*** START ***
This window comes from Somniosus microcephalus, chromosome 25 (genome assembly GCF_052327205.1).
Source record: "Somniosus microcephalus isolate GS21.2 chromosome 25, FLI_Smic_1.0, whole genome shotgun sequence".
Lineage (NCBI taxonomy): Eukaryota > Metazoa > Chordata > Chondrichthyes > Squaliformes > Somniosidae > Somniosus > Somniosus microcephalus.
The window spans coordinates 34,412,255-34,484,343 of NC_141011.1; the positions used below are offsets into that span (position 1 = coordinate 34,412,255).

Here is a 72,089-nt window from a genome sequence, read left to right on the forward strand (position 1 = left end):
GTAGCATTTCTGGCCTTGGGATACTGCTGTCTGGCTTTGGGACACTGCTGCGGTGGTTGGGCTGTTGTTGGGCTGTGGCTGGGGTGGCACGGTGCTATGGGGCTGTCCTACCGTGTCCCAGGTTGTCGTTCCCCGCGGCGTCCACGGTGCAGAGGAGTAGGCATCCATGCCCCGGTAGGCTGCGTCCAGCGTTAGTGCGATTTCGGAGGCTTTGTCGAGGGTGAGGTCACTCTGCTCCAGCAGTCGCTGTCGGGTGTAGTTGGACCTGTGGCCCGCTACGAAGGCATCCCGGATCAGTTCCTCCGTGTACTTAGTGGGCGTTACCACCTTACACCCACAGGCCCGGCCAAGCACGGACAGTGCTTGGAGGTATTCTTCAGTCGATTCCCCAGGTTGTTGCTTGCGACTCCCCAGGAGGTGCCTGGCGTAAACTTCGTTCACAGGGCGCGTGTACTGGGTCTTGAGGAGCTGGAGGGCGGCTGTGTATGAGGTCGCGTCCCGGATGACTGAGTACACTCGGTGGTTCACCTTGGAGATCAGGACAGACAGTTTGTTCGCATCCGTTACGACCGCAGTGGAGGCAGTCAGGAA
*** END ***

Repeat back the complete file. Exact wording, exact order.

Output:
This window comes from Somniosus microcephalus, chromosome 25 (genome assembly GCF_052327205.1).
Source record: "Somniosus microcephalus isolate GS21.2 chromosome 25, FLI_Smic_1.0, whole genome shotgun sequence".
Lineage (NCBI taxonomy): Eukaryota > Metazoa > Chordata > Chondrichthyes > Squaliformes > Somniosidae > Somniosus > Somniosus microcephalus.
The window spans coordinates 34,412,255-34,484,343 of NC_141011.1; the positions used below are offsets into that span (position 1 = coordinate 34,412,255).

Here is a 72,089-nt window from a genome sequence, read left to right on the forward strand (position 1 = left end):
GTAGCATTTCTGGCCTTGGGATACTGCTGTCTGGCTTTGGGACACTGCTGCGGTGGTTGGGCTGTTGTTGGGCTGTGGCTGGGGTGGCACGGTGCTATGGGGCTGTCCTACCGTGTCCCAGGTTGTCGTTCCCCGCGGCGTCCACGGTGCAGAGGAGTAGGCATCCATGCCCCGGTAGGCTGCGTCCAGCGTTAGTGCGATTTCGGAGGCTTTGTCGAGGGTGAGGTCACTCTGCTCCAGCAGTCGCTGTCGGGTGTAGTTGGACCTGTGGCCCGCTACGAAGGCATCCCGGATCAGTTCCTCCGTGTACTTAGTGGGCGTTACCACCTTACACCCACAGGCCCGGCCAAGCACGGACAGTGCTTGGAGGTATTCTTCAGTCGATTCCCCAGGTTGTTGCTTGCGACTCCCCAGGAGGTGCCTGGCGTAAACTTCGTTCACAGGGCGCGTGTACTGGGTCTTGAGGAGCTGGAGGGCGGCTGTGTATGAGGTCGCGTCCCGGATGACTGAGTACACTCGGTGGTTCACCTTGGAGATCAGGACAGACAGTTTGTTCGCATCCGTTACGACCGCAGTGGAGGCAGTCAGGAA